When speaking about Rail Baltic, its role in increasing Estonia's security should not be forgotten, European Commission Director-General for Mobility and Transport Henrik Hololei told Pärnu Postimees.
"If we take a broader view, Rail Baltic will help save the environment," said Hololei. "As goods will be moving by railway instead of road, it will create jobs and opportunities for passengers. The security policy dimension is worth highlighting, because infrastructure projects which connect several European countries are always of strategic importance. Connection with the rest of Europe increases security."
That there is popular opposition to large-scale infrastructure projects is typical and understandable, according to Hololei. "There is not a single large-scale infrastructure project in the world that doesn't have opponents," he said. "If there will be no Rail Baltic, the money will go elsewhere: to the rest of European countries, to support other large scale projects. There are many parties out there eager to get it."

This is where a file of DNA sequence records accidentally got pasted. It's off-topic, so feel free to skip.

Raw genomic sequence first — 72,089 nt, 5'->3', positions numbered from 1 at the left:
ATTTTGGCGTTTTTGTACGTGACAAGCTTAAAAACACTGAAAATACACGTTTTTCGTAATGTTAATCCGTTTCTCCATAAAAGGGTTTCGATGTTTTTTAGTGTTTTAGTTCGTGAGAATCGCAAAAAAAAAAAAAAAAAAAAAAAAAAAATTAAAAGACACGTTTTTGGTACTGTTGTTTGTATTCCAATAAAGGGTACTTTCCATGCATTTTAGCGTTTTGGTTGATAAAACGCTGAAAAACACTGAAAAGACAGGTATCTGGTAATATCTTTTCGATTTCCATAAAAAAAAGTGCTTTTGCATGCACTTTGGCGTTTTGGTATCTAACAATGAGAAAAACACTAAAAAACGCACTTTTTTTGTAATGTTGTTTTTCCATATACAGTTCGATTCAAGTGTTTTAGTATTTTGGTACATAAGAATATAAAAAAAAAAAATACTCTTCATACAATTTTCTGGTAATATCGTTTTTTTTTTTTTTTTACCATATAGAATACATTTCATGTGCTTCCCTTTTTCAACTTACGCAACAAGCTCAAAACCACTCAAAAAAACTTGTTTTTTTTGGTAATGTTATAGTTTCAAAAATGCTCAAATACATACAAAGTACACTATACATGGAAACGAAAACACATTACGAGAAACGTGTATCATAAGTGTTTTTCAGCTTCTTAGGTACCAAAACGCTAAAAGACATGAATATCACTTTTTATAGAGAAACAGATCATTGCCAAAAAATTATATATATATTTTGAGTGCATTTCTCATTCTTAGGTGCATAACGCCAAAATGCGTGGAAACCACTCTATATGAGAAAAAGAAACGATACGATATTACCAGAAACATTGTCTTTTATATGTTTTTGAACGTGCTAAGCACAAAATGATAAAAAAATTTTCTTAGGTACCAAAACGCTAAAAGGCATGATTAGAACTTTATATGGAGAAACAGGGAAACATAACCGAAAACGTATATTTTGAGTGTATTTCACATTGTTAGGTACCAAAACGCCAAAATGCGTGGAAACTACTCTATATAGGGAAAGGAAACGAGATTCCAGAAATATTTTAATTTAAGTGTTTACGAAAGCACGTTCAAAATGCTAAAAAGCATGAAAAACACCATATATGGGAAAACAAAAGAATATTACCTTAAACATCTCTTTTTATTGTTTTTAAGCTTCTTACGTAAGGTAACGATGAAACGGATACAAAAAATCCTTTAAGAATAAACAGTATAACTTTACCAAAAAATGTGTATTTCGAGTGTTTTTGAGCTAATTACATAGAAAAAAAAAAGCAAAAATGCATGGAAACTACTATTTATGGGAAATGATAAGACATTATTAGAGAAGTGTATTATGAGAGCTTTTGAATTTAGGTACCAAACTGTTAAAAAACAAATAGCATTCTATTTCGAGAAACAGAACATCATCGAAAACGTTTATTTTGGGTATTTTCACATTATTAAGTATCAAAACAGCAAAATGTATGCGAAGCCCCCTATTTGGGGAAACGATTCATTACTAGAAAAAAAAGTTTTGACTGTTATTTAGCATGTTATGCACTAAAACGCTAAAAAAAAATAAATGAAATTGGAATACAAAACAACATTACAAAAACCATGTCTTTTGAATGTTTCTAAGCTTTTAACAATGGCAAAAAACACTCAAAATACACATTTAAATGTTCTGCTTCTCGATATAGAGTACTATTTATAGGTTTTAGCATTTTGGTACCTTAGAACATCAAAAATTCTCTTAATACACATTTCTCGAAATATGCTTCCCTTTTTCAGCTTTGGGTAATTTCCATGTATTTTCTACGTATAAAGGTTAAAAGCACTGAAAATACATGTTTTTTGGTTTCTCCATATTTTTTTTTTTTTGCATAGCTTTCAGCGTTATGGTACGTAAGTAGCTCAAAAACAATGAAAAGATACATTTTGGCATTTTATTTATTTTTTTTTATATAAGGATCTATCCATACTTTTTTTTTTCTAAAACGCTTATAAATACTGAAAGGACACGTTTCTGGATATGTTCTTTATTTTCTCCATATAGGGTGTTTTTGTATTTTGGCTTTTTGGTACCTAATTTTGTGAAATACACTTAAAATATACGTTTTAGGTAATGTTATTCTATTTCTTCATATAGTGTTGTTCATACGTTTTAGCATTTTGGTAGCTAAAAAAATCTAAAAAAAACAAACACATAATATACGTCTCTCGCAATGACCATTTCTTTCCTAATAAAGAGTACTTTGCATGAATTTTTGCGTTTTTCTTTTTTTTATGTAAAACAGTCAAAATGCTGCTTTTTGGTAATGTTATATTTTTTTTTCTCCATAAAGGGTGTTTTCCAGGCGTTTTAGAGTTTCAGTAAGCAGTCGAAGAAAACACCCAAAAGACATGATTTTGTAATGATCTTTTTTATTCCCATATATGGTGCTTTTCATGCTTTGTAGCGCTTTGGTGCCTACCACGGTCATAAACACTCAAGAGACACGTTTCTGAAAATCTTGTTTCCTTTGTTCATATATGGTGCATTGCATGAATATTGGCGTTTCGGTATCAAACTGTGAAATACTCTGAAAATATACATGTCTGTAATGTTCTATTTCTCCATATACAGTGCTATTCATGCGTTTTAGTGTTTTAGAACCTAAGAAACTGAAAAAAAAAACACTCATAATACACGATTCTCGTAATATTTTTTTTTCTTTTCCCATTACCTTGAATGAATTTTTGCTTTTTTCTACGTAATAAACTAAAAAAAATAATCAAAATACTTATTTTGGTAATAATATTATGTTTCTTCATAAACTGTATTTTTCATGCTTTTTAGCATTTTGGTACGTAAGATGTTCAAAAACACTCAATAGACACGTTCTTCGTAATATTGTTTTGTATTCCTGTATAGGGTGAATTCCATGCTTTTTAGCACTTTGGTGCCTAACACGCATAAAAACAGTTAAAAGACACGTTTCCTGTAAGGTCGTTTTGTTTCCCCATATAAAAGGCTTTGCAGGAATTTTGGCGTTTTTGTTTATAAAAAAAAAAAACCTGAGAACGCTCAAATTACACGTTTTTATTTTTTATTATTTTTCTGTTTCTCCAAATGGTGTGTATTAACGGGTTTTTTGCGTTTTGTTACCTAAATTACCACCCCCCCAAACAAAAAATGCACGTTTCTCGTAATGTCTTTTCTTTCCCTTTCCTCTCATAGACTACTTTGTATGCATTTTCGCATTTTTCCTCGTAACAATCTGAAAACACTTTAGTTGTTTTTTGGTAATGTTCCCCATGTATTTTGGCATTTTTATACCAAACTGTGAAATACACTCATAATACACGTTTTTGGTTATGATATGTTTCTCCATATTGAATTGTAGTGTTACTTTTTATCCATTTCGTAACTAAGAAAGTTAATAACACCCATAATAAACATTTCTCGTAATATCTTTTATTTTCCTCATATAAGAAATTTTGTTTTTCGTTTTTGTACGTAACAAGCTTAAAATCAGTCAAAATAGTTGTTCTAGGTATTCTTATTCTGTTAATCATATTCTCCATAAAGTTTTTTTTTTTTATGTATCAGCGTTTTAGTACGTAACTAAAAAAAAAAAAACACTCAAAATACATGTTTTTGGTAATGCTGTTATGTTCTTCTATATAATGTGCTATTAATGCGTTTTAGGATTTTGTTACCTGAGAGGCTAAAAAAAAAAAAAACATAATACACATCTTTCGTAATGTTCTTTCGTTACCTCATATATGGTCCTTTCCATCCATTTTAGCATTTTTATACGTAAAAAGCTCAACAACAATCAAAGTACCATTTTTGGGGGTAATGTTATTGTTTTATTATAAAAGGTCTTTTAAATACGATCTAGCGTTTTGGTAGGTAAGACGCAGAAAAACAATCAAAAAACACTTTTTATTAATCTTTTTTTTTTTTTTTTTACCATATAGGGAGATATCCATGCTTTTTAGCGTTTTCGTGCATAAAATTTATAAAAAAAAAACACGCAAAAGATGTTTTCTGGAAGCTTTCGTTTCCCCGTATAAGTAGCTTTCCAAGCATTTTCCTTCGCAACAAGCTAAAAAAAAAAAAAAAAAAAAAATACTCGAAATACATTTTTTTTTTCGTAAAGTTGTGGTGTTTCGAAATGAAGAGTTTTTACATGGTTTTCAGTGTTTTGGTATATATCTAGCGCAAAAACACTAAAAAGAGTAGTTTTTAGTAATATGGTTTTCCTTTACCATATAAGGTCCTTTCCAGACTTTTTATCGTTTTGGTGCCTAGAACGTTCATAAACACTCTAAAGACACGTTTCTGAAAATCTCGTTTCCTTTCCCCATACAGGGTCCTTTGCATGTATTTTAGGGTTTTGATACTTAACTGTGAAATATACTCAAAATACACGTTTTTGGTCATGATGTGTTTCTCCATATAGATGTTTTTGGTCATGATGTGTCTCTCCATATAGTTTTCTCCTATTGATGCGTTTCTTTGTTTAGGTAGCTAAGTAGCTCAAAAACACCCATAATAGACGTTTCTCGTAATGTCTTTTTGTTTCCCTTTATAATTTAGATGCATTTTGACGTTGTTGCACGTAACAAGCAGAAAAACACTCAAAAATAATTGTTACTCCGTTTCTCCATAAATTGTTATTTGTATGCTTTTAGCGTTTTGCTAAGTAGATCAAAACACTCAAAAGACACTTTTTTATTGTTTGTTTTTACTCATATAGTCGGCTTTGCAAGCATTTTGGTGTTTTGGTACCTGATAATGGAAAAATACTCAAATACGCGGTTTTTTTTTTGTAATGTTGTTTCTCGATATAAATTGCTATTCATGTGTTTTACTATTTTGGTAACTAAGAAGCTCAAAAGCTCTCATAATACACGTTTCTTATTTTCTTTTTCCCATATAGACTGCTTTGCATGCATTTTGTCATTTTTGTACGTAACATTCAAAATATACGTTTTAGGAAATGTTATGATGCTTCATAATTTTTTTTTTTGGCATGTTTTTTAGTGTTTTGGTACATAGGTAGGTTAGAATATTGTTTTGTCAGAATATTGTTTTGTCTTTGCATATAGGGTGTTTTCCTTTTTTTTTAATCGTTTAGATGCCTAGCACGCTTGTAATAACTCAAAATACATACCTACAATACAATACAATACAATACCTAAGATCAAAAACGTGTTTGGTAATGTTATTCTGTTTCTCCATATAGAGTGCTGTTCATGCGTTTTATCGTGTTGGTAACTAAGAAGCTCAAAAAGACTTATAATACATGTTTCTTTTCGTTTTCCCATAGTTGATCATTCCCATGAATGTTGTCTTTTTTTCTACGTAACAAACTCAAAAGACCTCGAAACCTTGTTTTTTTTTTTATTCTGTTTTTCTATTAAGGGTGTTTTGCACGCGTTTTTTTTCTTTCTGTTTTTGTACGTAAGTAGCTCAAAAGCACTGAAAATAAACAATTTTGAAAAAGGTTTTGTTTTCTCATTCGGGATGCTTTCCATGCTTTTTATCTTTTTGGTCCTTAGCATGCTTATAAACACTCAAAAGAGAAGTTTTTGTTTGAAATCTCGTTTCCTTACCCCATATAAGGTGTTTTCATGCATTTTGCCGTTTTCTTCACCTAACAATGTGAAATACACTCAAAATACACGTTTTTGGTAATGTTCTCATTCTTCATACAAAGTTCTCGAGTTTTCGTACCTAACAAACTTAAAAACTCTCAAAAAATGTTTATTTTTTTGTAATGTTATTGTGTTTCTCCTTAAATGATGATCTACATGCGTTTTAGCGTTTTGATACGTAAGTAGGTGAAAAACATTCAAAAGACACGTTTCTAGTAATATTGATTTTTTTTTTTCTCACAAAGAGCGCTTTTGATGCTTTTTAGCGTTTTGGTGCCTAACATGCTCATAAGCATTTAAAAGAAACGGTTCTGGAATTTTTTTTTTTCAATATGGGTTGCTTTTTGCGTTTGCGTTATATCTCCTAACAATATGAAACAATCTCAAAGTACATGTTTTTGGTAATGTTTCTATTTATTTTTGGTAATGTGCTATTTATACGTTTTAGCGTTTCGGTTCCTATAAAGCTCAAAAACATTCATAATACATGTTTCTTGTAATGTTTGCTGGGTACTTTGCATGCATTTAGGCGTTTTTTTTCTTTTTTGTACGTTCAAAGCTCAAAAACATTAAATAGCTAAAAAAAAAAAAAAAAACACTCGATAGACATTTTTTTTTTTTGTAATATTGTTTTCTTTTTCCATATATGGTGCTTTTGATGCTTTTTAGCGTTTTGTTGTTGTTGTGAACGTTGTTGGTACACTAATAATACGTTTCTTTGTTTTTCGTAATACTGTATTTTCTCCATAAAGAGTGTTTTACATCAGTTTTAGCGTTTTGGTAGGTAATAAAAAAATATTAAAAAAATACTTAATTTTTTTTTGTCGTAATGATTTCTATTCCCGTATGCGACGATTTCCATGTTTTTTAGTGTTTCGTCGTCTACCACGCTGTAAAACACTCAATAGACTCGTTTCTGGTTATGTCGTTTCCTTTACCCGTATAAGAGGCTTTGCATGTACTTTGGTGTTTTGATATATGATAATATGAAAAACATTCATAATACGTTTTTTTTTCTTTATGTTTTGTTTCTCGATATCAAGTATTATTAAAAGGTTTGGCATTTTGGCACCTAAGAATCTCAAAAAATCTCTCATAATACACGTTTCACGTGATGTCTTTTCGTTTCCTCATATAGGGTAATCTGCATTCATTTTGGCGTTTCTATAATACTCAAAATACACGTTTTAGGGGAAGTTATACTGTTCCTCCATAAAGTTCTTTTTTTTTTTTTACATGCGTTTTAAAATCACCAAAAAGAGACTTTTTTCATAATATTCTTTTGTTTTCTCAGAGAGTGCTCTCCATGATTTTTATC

The director-general noted that it made him sad that those very opposed to the project are not offering a single idea directed to the future. "Being against everything and doing everything the old way is the simplest thing to do, but it is a fact that unfortunately this does not move us forward or create new opportunities in the economy," he said.
Athough the cost-benefit analysis conducted by Ernst & Young (EY) pays a great deal of attention to the socio-economic effects of the project, the survey has been conducted in accordance with the guidelines for feasibility analyses of infrastructure projects issued by the European Commission's Directorate General for Regional Policy, which serve as a basis for analyses concerning other EU-financed projects as well.
"This is absolutely sufficient for the European Commission to evaluate the project," Hololei confirmed.
RB Rail is a joint venture established by the three Baltic countries in October 2014. The Rail Baltic project seeks to set up a direct railway connection between the Baltic states and the European railway network enabling speeds of up to 240 kilometers per hour for passenger trains and 120 kilometers per hour for freight trains.
Editor: Aili Vahtla